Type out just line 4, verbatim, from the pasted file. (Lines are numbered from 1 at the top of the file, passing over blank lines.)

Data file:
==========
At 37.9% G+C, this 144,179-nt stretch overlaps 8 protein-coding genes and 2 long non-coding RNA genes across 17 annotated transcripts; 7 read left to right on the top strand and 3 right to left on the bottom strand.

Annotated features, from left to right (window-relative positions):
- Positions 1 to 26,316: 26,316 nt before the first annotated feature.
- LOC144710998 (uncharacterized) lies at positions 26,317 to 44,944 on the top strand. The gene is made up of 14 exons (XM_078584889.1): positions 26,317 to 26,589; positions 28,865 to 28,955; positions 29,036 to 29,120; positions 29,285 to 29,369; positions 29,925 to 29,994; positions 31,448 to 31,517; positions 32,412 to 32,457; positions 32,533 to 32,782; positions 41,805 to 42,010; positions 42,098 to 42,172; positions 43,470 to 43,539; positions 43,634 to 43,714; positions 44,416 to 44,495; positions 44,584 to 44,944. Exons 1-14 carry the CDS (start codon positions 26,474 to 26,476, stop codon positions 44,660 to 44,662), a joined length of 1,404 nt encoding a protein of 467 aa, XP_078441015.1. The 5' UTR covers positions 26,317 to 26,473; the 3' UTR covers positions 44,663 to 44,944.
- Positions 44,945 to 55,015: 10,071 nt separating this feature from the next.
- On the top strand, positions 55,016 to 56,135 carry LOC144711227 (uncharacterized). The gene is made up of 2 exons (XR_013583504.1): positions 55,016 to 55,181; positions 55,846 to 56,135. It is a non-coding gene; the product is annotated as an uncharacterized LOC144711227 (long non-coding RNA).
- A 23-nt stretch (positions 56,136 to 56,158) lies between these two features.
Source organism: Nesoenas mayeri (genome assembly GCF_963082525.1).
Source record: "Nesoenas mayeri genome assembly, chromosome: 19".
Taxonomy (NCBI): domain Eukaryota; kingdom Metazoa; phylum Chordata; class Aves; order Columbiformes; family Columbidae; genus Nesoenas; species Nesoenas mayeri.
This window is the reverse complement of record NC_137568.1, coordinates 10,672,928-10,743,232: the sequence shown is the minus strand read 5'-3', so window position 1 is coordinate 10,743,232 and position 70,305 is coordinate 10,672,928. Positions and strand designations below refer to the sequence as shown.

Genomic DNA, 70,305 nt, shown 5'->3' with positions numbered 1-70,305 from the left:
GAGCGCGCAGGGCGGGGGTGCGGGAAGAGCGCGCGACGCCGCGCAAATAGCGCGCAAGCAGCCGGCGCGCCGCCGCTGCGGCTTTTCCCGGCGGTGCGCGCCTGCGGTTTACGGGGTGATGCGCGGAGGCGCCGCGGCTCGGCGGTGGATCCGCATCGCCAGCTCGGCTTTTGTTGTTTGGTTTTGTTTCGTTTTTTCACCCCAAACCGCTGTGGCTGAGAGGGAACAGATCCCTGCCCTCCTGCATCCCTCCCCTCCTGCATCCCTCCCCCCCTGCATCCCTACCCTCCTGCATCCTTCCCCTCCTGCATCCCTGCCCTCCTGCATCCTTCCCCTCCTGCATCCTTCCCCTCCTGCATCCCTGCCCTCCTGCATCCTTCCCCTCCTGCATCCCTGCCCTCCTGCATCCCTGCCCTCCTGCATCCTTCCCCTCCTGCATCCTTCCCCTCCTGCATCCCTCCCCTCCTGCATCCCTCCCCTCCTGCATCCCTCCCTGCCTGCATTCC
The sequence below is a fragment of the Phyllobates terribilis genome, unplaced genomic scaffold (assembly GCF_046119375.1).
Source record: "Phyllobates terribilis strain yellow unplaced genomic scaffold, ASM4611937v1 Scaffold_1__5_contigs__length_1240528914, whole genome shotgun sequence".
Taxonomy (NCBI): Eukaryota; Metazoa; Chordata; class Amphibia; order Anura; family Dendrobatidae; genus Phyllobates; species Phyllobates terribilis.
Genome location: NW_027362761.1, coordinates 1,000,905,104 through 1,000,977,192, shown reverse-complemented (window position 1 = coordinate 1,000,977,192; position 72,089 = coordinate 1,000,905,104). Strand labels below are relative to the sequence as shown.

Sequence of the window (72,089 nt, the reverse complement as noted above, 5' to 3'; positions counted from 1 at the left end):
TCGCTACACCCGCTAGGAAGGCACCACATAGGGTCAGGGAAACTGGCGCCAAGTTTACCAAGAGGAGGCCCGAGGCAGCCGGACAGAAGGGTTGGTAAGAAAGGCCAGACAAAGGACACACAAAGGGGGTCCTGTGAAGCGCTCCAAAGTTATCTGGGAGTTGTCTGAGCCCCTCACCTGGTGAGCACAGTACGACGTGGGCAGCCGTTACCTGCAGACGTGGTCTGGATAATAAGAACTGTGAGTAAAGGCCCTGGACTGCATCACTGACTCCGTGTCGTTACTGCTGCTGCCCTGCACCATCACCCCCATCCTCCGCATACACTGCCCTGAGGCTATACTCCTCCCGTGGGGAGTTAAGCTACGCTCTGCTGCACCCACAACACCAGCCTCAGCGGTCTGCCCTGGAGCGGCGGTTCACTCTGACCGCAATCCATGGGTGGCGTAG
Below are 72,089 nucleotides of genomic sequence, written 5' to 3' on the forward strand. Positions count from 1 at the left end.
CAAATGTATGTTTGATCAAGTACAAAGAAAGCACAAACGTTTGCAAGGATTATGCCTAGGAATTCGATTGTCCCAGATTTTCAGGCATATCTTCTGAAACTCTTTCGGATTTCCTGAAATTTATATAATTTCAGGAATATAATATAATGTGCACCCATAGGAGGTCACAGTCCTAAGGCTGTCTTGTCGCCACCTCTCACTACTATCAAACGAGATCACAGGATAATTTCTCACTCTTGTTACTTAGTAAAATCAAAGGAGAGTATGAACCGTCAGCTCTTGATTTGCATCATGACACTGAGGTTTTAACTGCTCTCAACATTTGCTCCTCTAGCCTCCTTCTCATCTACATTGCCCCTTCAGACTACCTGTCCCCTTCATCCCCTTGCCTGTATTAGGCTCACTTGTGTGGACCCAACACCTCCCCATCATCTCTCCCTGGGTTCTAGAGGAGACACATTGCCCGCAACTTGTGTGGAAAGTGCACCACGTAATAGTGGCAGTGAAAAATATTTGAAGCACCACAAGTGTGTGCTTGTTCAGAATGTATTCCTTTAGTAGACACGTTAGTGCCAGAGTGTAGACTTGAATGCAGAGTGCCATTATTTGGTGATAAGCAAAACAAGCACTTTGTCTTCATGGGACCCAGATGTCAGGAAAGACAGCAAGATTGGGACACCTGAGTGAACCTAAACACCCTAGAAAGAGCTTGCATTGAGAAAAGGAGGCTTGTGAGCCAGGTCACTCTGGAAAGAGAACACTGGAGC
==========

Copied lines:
- LOC144710998 (uncharacterized) lies at positions 26,317 to 44,944 on the top strand. The gene is made up of 14 exons (XM_078584889.1): positions 26,317 to 26,589; positions 28,865 to 28,955; positions 29,036 to 29,120; positions 29,285 to 29,369; positions 29,925 to 29,994; positions 31,448 to 31,517; positions 32,412 to 32,457; positions 32,533 to 32,782; positions 41,805 to 42,010; positions 42,098 to 42,172; positions 43,470 to 43,539; positions 43,634 to 43,714; positions 44,416 to 44,495; positions 44,584 to 44,944. Exons 1-14 carry the CDS (start codon positions 26,474 to 26,476, stop codon positions 44,660 to 44,662), a joined length of 1,404 nt encoding a protein of 467 aa, XP_078441015.1. The 5' UTR covers positions 26,317 to 26,473; the 3' UTR covers positions 44,663 to 44,944.